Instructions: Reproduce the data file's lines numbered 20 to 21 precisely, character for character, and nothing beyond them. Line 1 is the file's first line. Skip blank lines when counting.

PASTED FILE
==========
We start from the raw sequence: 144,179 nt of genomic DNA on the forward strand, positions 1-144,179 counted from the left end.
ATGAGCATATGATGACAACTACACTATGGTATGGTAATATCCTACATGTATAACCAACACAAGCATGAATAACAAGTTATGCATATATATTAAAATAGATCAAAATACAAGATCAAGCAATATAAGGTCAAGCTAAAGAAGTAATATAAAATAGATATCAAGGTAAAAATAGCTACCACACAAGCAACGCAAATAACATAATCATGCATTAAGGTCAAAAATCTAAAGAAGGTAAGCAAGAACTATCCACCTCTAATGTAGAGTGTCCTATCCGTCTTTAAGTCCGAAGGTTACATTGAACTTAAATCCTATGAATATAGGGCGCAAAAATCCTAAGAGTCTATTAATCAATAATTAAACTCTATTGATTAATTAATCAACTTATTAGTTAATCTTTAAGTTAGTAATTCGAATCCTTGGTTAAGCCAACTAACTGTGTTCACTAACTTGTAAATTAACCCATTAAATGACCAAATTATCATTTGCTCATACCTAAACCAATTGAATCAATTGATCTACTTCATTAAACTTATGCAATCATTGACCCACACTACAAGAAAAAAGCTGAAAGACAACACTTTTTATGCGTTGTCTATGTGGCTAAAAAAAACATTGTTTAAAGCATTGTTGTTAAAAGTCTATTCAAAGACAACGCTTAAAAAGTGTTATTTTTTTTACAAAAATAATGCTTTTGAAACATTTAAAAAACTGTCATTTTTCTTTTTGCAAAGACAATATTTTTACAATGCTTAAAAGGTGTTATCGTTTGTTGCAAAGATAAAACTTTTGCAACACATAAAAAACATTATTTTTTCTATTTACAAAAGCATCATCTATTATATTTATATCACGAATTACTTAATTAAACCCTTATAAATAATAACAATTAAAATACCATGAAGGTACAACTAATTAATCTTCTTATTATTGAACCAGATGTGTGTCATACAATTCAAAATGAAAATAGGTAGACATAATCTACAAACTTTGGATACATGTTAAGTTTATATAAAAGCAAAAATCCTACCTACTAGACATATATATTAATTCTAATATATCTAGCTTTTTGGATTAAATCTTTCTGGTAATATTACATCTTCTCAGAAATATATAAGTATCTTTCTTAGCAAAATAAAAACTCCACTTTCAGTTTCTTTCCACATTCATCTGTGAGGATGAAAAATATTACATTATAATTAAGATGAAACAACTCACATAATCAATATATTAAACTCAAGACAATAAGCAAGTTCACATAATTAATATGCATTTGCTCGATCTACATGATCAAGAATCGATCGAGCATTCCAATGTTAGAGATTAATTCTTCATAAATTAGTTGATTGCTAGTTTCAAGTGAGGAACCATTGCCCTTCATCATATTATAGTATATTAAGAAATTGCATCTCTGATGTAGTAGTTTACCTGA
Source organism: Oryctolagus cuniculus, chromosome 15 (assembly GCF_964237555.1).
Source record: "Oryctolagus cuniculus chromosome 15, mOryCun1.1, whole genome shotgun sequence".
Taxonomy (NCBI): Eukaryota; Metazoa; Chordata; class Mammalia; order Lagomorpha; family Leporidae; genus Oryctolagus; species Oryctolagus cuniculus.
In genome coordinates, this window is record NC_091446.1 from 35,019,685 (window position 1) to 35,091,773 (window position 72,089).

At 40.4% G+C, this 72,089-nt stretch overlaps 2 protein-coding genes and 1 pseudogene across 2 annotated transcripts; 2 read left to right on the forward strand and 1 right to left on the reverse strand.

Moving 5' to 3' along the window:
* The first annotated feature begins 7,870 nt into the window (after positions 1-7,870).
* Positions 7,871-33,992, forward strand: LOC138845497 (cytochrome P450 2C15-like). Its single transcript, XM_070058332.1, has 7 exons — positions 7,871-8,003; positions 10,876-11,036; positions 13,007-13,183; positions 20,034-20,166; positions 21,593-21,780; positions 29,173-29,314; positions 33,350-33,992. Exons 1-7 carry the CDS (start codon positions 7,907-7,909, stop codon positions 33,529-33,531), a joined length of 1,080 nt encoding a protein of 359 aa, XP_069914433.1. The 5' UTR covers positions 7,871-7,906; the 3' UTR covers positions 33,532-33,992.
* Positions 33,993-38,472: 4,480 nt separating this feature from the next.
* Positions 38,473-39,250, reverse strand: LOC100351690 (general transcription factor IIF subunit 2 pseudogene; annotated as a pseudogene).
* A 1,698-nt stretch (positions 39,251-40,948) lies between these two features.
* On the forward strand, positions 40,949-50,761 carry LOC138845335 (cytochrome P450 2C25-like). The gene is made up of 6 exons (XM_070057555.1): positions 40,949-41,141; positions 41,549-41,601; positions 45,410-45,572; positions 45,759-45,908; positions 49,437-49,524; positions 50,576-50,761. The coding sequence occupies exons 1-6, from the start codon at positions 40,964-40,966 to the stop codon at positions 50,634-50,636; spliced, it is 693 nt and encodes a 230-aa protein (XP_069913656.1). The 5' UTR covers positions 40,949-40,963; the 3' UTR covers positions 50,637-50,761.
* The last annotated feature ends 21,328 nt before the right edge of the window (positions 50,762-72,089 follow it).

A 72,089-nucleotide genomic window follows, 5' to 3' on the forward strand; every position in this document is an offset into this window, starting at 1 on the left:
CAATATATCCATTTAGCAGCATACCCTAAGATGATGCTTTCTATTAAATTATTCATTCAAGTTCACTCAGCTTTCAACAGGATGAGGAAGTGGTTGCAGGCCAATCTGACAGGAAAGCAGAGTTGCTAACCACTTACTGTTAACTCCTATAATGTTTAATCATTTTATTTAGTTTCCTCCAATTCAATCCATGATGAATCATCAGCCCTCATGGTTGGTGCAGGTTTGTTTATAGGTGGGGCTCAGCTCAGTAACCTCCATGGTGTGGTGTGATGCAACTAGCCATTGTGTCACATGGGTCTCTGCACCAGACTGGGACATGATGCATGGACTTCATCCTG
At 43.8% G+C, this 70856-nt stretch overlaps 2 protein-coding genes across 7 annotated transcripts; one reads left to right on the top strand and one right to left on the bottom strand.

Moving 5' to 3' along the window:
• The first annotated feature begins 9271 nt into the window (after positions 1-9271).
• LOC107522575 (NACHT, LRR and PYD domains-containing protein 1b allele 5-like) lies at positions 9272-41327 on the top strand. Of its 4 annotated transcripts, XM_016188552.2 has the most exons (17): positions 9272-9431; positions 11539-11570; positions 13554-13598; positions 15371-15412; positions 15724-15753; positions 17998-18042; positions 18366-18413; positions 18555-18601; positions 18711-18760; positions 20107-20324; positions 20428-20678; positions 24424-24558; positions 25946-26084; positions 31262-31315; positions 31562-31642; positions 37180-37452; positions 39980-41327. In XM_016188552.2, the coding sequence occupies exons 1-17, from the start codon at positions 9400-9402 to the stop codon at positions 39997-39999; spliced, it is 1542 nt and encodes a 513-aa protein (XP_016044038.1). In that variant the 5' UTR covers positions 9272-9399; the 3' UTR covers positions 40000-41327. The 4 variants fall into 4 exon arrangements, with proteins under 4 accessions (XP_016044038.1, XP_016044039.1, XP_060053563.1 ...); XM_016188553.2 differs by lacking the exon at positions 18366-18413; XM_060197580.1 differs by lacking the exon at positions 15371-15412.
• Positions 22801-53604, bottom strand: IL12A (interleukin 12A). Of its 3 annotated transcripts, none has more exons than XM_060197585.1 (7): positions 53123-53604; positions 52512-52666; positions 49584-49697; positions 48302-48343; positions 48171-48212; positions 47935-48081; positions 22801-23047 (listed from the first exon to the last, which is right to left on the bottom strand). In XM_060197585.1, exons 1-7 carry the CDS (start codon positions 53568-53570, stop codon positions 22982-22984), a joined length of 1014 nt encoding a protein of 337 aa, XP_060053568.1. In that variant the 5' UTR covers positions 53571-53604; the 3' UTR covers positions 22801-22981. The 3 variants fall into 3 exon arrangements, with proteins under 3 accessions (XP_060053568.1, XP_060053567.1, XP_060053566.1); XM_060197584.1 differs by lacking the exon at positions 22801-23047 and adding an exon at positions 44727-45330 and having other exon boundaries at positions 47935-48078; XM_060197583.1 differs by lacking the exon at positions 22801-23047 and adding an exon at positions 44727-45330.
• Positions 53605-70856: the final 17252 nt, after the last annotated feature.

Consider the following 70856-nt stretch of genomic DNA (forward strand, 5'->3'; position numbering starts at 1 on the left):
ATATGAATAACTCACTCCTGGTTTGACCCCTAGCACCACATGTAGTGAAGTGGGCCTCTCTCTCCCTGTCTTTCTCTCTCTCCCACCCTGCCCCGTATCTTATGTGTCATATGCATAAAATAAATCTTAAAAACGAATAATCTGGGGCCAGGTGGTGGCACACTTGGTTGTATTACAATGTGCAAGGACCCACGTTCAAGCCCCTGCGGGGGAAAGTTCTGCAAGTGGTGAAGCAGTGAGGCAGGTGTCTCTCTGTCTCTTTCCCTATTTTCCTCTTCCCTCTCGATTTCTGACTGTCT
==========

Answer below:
• The first annotated feature begins 9271 nt into the window (after positions 1-9271).
• LOC107522575 (NACHT, LRR and PYD domains-containing protein 1b allele 5-like) lies at positions 9272-41327 on the top strand. Of its 4 annotated transcripts, XM_016188552.2 has the most exons (17): positions 9272-9431; positions 11539-11570; positions 13554-13598; positions 15371-15412; positions 15724-15753; positions 17998-18042; positions 18366-18413; positions 18555-18601; positions 18711-18760; positions 20107-20324; positions 20428-20678; positions 24424-24558; positions 25946-26084; positions 31262-31315; positions 31562-31642; positions 37180-37452; positions 39980-41327. In XM_016188552.2, the coding sequence occupies exons 1-17, from the start codon at positions 9400-9402 to the stop codon at positions 39997-39999; spliced, it is 1542 nt and encodes a 513-aa protein (XP_016044038.1). In that variant the 5' UTR covers positions 9272-9399; the 3' UTR covers positions 40000-41327. The 4 variants fall into 4 exon arrangements, with proteins under 4 accessions (XP_016044038.1, XP_016044039.1, XP_060053563.1 ...); XM_016188553.2 differs by lacking the exon at positions 18366-18413; XM_060197580.1 differs by lacking the exon at positions 15371-15412.